On the heels of Apple celebrating its 25th billion app download over the weekend, it's clear that all pretenders to the digital dominance of Apple have a long way to go before truly rivaling the Cupertino, California-based tech giant.
Of course, that's not stopping Internet search behemoth Google from trying. On Monday, in fact, Google announced a major makeover for its emerging Android Market. Taking direct aim at iTunes and others in the digital space, Google is turning the Android Market into Google Play
, a new face for an old platform that Google hopes to rejuvenate through a more expansive and comprehensive slate of online offerings (books, apps, movies, etc.)
“Entertainment is supposed to be fun,” Google stated on its official blog today. “But in reality, getting everything to work can be the exact opposite—moving files between your computers, endless syncing across your devices, and wires…lots of wires. Today we’re eliminating all that hassle with Google Play, a digital entertainment destination where you can find, enjoy and share your favorite music, movies, books and apps on the web and on your Android phone or tablet.”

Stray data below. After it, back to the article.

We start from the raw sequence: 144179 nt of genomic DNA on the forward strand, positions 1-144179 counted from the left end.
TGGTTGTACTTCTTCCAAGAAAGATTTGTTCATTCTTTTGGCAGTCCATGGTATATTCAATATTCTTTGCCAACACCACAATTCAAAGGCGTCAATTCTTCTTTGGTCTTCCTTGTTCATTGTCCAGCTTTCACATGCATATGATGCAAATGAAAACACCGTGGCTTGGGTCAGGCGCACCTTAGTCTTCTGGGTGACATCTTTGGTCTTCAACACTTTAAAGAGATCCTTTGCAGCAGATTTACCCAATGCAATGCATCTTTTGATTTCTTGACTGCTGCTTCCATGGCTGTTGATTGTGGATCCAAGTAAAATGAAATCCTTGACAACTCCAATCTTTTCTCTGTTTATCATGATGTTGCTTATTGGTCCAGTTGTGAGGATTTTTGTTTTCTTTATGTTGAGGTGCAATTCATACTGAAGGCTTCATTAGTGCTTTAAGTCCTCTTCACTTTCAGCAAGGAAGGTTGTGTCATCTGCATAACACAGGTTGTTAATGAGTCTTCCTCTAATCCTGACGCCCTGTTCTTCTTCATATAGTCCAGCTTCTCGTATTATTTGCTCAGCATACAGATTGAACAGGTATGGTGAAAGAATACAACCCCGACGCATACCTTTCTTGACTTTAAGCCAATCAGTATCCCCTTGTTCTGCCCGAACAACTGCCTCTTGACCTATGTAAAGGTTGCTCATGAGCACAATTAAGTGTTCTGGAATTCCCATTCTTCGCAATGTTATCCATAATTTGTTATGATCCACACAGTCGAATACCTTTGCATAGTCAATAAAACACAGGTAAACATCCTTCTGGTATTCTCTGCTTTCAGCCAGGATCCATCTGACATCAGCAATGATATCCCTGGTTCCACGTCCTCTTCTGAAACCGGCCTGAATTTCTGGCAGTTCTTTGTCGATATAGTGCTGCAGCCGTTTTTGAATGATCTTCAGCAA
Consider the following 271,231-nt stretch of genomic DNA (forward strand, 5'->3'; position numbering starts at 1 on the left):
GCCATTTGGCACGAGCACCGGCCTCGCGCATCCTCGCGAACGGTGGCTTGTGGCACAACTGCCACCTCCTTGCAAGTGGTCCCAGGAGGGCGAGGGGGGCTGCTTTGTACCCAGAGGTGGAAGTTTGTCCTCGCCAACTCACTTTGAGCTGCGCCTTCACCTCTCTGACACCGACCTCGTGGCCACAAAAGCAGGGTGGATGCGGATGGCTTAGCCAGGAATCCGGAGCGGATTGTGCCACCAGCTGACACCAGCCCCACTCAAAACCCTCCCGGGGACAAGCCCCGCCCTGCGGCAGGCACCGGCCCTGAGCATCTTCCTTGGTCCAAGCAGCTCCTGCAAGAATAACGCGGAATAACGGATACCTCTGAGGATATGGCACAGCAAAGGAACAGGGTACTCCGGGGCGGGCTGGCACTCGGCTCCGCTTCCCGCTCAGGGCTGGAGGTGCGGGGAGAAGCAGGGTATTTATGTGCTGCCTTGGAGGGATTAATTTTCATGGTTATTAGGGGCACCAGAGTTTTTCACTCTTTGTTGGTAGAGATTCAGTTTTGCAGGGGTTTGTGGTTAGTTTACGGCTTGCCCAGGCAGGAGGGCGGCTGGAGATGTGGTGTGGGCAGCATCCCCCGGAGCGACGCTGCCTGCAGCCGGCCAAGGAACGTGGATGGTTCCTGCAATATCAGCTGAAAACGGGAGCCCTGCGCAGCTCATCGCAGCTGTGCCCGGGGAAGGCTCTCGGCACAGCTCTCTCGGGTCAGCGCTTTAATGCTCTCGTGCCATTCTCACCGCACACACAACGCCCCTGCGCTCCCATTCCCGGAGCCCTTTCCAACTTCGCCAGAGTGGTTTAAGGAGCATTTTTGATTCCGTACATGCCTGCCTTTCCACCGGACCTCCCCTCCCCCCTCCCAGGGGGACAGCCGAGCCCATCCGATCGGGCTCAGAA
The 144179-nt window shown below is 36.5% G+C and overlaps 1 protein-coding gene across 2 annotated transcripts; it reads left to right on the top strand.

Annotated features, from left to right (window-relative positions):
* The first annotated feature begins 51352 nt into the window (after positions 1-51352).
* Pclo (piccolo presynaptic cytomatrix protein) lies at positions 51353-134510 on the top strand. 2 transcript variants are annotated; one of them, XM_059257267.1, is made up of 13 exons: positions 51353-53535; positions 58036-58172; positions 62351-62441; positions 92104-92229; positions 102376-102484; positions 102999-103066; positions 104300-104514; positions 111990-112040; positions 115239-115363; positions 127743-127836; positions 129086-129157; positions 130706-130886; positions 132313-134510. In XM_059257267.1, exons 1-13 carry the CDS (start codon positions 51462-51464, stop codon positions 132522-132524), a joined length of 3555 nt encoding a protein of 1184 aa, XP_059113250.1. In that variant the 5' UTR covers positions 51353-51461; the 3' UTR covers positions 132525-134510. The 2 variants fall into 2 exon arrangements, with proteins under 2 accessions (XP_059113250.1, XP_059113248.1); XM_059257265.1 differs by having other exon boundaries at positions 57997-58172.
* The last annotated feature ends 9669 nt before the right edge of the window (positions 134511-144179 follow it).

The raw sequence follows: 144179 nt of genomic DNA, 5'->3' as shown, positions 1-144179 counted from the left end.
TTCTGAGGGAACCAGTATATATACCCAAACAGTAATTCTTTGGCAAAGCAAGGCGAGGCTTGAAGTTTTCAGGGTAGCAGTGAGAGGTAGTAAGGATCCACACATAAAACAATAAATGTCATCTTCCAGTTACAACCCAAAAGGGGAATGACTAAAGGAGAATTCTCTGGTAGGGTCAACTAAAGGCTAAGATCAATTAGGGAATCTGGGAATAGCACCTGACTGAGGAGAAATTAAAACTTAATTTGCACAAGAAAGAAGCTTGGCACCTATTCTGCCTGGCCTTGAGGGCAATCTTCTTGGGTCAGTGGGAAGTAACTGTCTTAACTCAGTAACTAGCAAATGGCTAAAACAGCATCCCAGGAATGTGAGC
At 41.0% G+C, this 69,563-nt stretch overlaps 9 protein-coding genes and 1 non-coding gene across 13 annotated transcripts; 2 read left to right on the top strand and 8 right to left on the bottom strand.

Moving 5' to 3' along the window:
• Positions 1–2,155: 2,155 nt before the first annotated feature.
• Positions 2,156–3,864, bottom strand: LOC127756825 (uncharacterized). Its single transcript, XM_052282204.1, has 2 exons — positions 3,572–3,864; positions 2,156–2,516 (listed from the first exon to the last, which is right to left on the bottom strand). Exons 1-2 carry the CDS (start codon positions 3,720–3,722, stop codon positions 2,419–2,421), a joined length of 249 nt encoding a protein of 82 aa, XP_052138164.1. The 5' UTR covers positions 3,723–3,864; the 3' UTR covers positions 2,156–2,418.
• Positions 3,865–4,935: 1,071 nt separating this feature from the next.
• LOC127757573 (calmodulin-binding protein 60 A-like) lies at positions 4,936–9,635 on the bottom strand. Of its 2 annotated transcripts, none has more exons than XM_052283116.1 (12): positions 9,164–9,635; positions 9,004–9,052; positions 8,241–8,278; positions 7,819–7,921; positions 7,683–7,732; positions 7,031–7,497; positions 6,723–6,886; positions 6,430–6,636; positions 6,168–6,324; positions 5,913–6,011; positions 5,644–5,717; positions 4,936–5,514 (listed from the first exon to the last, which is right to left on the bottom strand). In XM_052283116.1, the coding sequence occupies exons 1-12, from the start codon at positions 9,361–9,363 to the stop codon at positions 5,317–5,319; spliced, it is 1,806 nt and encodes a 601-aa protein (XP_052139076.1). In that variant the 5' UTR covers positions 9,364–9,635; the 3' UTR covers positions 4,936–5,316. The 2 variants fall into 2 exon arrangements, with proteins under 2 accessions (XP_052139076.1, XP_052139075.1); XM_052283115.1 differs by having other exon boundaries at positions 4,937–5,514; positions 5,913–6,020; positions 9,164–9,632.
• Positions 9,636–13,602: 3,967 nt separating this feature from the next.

As you might expect, Google Play is all about the cloud. That is, users can pile on and pile together all their beloved digital possessions in one place without having to worry about anything getting lost or accidentally deleted.
“Starting today,” Google confirms, “Android Market, Google Music and the Google eBookstore will become part of Google Play. On your Android phone or tablet, we’ll be upgrading the Android Market app to the Google Play Store app over the coming days. Your videos, books and music apps (in countries where they are available) will also be upgraded to Google Play Movies, Google Play Books and Google Play Music apps. The music, movies, books and apps you’ve purchased will continue to be available to you through Google Play—simply log in with your Google account like always.”
For Google, the move represents another significant effort by the search giant to ramp up the competition with Apple in one part of their tech rivalry where Apple remains significantly more successful. Although the Android mobile OS claims a bigger global market share than iOS, Google's Android Market app storefront still can't compete with Apple's App Store in terms of revenue generated and the number and quality of apps offered.
It will be interesting to see if and how Google Play resonates with the mobile community in the weeks and months ahead. We'll be watching.